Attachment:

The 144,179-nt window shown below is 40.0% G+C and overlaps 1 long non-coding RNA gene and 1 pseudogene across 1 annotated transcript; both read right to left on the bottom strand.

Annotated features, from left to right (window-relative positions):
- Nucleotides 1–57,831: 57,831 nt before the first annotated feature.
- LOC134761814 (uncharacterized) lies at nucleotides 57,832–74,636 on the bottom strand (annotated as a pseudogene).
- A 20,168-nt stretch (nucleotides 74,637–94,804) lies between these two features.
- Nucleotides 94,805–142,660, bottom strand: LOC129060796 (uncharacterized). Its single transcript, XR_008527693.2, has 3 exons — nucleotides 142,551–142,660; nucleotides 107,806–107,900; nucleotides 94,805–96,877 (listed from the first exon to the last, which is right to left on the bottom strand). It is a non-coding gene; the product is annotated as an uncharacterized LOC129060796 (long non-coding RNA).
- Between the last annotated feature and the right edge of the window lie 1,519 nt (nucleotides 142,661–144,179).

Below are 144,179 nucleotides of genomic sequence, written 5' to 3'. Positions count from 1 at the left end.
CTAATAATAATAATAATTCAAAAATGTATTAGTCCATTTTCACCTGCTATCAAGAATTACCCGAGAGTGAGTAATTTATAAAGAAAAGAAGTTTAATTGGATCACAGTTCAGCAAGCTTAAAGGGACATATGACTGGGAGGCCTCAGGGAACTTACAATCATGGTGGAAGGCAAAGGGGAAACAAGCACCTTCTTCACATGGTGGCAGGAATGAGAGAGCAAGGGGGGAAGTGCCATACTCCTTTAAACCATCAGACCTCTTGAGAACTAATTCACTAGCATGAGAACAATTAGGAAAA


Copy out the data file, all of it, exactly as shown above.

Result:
The 144,179-nt window shown below is 40.0% G+C and overlaps 1 long non-coding RNA gene and 1 pseudogene across 1 annotated transcript; both read right to left on the bottom strand.

Annotated features, from left to right (window-relative positions):
- Nucleotides 1–57,831: 57,831 nt before the first annotated feature.
- LOC134761814 (uncharacterized) lies at nucleotides 57,832–74,636 on the bottom strand (annotated as a pseudogene).
- A 20,168-nt stretch (nucleotides 74,637–94,804) lies between these two features.
- Nucleotides 94,805–142,660, bottom strand: LOC129060796 (uncharacterized). Its single transcript, XR_008527693.2, has 3 exons — nucleotides 142,551–142,660; nucleotides 107,806–107,900; nucleotides 94,805–96,877 (listed from the first exon to the last, which is right to left on the bottom strand). It is a non-coding gene; the product is annotated as an uncharacterized LOC129060796 (long non-coding RNA).
- Between the last annotated feature and the right edge of the window lie 1,519 nt (nucleotides 142,661–144,179).

Below are 144,179 nucleotides of genomic sequence, written 5' to 3'. Positions count from 1 at the left end.
CTAATAATAATAATAATTCAAAAATGTATTAGTCCATTTTCACCTGCTATCAAGAATTACCCGAGAGTGAGTAATTTATAAAGAAAAGAAGTTTAATTGGATCACAGTTCAGCAAGCTTAAAGGGACATATGACTGGGAGGCCTCAGGGAACTTACAATCATGGTGGAAGGCAAAGGGGAAACAAGCACCTTCTTCACATGGTGGCAGGAATGAGAGAGCAAGGGGGGAAGTGCCATACTCCTTTAAACCATCAGACCTCTTGAGAACTAATTCACTAGCATGAGAACAATTAGGAAAA